Is your spouse hiding marital assets?

There are many warning signs which indicate a spouse may be hiding marital property and assets.

Finances are often a tricky topic of conversation for couples in Norman. One spouse may spend more money than the other, and to avoid an argument, the spouse decides to conceal the purchase. If a couple decides that their marriage is over, one spouse may not want to share the marital property equally with the other. As a result, they hide items of value from the spouse.

A recent survey of American adults revealed that hiding money and finances is not a rare occurrence. According to Forbes, 30 percent of adults admitted hiding a bill or statement, 34 percent admitted they lied about financial matters, and 58 percent said they hid money from their spouse or partner. Additionally, more women than men claimed to be a victim of deception over finances.

Warning signs

Despite the fact that it is illegal for spouses to lie about finances, many still engage in the behavior and this can leave the other spouse with a settlement that is less than fair. In order to avoid becoming a victim, spouses should educate themselves on what to watch out for. These warning signs include the following:

  • Overstatement of debt - the other spouse suddenly claims a large amount of debt the receiving spouse has never heard of before.
  • Under-valuating the business - the spouse suddenly claims that the family business is in financial trouble and has lost value.
  • Transferring or selling assets to family members and friends
  • Controlling all financial information - refusal to hand over passwords to banking accounts or information about accounts in general
  • Financial accounting program gets deleted - the spouse may claim that the computer picked up a virus or that during a cleaning, the software was deleted, thereby making it impossible to provide financial data.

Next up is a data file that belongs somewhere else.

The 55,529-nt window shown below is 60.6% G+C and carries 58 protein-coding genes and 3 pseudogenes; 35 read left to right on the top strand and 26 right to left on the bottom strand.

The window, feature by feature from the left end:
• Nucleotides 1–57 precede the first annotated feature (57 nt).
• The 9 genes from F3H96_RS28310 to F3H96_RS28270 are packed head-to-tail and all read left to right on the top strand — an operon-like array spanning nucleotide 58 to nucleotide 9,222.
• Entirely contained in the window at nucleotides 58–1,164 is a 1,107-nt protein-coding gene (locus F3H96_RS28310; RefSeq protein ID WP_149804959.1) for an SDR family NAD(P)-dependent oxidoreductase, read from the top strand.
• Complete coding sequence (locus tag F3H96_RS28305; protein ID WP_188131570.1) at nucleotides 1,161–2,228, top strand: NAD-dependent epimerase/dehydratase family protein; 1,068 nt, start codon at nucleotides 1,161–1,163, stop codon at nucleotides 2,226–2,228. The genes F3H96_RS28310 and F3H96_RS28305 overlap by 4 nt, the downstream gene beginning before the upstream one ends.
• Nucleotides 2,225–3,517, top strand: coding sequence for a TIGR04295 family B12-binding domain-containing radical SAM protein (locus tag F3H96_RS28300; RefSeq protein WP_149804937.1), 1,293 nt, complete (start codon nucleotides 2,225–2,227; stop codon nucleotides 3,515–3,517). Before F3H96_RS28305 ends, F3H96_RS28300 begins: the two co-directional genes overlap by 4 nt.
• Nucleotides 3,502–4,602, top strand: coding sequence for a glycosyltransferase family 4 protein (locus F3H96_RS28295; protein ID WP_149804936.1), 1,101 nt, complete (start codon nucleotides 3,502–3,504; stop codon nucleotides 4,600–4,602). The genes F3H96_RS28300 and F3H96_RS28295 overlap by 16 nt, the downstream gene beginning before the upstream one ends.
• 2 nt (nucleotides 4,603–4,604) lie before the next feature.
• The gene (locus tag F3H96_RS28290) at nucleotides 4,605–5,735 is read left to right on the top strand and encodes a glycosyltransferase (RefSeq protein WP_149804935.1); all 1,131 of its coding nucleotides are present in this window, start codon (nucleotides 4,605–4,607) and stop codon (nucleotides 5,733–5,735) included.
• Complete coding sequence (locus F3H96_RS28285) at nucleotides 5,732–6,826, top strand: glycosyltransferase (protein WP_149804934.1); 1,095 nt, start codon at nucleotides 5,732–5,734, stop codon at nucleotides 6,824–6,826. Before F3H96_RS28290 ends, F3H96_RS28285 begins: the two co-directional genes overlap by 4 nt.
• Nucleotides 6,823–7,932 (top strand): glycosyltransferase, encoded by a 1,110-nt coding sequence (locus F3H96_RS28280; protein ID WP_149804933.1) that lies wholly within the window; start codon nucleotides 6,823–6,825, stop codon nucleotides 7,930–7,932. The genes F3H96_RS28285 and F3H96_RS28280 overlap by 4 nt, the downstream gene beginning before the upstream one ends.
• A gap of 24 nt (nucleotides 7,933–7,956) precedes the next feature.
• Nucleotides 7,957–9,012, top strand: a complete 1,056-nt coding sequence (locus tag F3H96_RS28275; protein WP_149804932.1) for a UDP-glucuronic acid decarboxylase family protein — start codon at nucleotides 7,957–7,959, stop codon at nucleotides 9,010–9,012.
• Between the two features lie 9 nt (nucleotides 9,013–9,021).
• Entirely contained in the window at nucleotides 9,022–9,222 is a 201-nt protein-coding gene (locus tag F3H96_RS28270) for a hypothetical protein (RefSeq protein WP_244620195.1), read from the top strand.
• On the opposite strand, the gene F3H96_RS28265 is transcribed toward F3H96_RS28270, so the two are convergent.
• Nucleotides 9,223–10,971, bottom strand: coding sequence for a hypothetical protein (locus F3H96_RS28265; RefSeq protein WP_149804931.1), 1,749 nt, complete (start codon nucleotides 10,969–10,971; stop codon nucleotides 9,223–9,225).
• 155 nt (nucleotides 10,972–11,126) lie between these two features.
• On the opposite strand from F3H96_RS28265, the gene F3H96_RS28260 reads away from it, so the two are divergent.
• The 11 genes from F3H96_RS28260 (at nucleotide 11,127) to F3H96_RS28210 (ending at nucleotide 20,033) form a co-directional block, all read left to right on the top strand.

• Moving cash out of accounts into private accounts

Spouses who are hiding financial information may also suddenly start acting differently. They may start buying expensive items, present a legal document and try to encourage the other spouse to sign it without letting the spouse read it, take out debt in large amounts or even open multiple accounts with no plausible explanation.

Finding the assets

Once it is determined that a spouse has been hiding money or property, the next step is to find it. The Huffington Post suggests using hidden surveillance products such as spy apps on cellphones, GPS devices in cars and software on computers. Checking the most recent tax return will also indicate if the spouse has other sources of income, as few spouses try to lie to the federal government. Social media sites can also yield valuable information, especially if the spouse posts photos or announcements relating to a business investment or a trip to an exotic location.

The best way to find hidden property, however, is to find an attorney who is experienced in the tactics used by dishonest spouses. The attorney has advanced methods of uncovering the hidden trail of the spouse and can use that information to make sure the victim receives an honest division of property.